### I searched eight years for this answer

When I first began teaching secondary school Mathematics, roughly eight years ago, I wondered where word problems fit into the structure of a topic: Do they come at the beginning to provide a context or at the end, where they provide an application for the acquired skills. In case you don't want to read on, I am now certain that they should come at the beginning. Still, please keep reading, I want to discuss my reasons and give one example of what I mean.

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*: Students often struggle with interpreting word problems. They add another layer of complexity. Teaching students to interpret the terminology while they master the essential skills could prove too much for some of them. This is the approach taken in most textbooks.*

**Rationale for leaving word problems till the end***Learning needs a context and most students struggle with abstract concepts.*

**Rationale for teaching word problems first (and throughout):**This year, I have become totally convinced of the second approach. Here are my reasons:

**Most students seem to find it easier to think concretely than abstractly**. Before I start teaching linear graphs, I give my students a graph representing the cost of hiring a plumber. They can work out the hourly rate (gradient / slope of the line) and call-out fee (y-intercept). It takes a lot of training before I can give them the graph of*y = 5x - 2*and ask them about the gradient and y-intercept.**When teaching Maths outside of any context, be it a game, collection of patterns or real-life situation,**students form the idea that it is made up of arbitrary rules. I even know students who maintain that those rules were invented by evil adults to torment children their age!**Word problems are sometimes phrased in a way that is open to more than one interpretation**, yet the students expect Maths problems to have only one possible solution. I am not a big fan of this fact but that's another discussion.**Word problems can become more difficult**This is because the students know that we want them to use the skills we have just taught them. This is why you find them putting their intuition on hold and using unlikely formulae when first principles are sufficient.*after*skills practice!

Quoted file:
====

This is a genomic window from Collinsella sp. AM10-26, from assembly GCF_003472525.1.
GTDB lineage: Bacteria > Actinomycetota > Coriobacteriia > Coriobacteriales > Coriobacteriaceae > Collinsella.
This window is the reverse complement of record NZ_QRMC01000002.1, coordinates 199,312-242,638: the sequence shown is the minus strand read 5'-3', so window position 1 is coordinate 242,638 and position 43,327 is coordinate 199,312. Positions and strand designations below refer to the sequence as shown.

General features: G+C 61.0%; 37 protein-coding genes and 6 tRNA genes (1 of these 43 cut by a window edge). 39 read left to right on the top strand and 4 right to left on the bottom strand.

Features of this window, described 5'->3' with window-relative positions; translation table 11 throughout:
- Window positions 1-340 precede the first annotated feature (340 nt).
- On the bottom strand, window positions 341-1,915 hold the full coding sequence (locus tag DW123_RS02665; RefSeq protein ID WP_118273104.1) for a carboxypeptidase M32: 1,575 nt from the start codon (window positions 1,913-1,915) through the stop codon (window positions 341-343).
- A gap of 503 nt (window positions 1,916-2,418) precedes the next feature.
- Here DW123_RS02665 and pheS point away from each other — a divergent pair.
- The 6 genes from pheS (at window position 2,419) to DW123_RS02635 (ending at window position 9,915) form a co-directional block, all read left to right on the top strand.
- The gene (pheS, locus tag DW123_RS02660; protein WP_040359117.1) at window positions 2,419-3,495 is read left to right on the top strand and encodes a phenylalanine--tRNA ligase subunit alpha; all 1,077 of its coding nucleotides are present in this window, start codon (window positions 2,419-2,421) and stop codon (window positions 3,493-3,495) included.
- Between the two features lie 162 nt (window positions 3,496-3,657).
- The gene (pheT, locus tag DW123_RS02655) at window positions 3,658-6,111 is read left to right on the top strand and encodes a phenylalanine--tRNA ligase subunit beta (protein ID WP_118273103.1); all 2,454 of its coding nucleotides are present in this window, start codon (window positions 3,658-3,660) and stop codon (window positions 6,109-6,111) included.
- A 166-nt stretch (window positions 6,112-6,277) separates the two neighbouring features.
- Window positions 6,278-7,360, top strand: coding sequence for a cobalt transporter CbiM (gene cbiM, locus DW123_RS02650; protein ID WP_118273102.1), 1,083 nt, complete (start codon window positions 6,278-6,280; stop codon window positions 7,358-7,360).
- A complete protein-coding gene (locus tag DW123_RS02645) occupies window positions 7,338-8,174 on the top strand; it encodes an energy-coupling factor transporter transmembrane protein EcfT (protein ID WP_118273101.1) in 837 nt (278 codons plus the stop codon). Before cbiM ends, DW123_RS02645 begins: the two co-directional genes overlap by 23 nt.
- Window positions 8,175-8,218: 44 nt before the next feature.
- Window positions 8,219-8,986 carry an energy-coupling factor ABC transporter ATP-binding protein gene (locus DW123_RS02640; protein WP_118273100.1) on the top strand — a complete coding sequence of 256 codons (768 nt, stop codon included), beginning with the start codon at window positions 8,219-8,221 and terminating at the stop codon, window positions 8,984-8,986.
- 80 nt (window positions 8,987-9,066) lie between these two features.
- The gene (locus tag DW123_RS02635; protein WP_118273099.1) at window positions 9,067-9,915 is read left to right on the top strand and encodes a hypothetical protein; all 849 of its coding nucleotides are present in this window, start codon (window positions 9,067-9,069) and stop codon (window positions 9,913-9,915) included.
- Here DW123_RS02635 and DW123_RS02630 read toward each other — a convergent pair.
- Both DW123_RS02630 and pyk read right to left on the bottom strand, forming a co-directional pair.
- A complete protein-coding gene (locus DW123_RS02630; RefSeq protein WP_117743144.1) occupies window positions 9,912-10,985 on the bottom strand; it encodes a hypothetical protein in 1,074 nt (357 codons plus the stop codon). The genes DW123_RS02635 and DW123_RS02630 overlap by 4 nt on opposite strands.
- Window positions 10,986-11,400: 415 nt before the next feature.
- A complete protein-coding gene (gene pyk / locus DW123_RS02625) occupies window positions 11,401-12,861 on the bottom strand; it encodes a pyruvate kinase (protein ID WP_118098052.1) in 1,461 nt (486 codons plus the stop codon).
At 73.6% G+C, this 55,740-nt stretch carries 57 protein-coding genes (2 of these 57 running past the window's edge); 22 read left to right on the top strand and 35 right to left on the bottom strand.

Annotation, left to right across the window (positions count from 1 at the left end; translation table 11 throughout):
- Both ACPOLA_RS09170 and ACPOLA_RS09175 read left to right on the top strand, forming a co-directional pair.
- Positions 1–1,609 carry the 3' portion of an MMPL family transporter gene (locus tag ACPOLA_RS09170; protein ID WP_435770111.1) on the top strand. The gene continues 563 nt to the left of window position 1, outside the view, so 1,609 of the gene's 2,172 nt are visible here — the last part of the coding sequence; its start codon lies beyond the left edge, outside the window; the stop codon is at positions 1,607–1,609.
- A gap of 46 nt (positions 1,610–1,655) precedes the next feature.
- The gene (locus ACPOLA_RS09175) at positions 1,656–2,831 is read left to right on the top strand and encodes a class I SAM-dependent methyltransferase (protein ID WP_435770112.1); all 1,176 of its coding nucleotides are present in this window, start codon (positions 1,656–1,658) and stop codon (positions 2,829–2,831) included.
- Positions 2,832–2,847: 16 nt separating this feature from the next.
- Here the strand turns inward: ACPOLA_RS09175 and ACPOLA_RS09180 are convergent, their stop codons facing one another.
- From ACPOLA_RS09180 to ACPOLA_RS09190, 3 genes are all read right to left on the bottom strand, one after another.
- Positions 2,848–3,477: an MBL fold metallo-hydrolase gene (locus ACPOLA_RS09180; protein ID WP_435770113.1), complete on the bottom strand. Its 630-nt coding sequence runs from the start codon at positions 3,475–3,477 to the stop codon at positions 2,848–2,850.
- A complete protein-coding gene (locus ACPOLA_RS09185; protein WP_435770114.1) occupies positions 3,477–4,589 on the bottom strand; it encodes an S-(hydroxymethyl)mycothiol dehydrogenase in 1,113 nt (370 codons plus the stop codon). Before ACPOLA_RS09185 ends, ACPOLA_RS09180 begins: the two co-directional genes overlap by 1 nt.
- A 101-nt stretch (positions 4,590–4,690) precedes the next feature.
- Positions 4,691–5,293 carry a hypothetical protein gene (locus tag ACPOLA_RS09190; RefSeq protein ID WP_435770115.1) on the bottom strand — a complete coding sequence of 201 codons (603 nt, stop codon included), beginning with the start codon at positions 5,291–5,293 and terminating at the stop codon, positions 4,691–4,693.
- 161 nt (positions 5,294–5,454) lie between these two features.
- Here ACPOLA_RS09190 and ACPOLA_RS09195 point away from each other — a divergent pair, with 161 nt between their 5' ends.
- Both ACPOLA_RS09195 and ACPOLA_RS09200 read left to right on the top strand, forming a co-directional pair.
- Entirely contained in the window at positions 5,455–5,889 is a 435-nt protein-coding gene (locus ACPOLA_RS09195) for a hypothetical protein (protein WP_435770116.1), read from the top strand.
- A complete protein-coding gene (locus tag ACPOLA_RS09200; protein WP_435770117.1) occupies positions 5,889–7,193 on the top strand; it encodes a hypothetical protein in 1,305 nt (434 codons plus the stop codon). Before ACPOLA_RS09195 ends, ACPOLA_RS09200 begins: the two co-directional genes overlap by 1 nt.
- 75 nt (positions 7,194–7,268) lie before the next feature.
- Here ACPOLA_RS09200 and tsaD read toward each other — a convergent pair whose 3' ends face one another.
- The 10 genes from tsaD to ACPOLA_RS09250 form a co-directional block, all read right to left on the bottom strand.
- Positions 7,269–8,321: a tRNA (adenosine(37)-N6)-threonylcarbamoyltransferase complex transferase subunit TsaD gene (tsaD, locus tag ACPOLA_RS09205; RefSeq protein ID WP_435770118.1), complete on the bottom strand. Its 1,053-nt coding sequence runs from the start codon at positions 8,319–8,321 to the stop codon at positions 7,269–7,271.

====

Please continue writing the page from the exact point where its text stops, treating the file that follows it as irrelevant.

*For a period of 6 months after planting a sapling, a certain kind of sunflower exhibits linear growth. After 3 months the height was 36 cm, and after 4 months the height was 45 cm. Find the rule, connecting the height of the sunflower, H (in cm) and the time t (in months).*

**(****The answer is H = 9t + 9)**

A student who understands that the gradient is the rate at which the sapling grows each month will realise that it is 9cm/per month. The textbook takes 5 lines and a formula to work this out!

The y-intercept is the initial height of the sapling. A student of mine went back one month at a time, subtracting 9cm for each month, to find that the sapling was 9cm high at the time of planting. She represented this by drawing a small table. The textbook takes another 5 lines of algebraic acrobatics to work this out.

**You may be of the same opinion as me or you may be in favour of leaving word problems to the end. Either way, I would love to read your views in the comments section.**

## Comments

I don't doubt what you say. It is certainly part of every primary curriculum: "Jane bought 13 lollies and 2 to each of her 3 friends. How many lollies does Jane still have?" But does Algebra instruction progress from the concrete to the abstract or are students supposed to and endless stream of simultaneous equations like:

2x + 3y = 11 and 4x - y = 1

before the x and y begin to stand for any quantities that the student can relate to?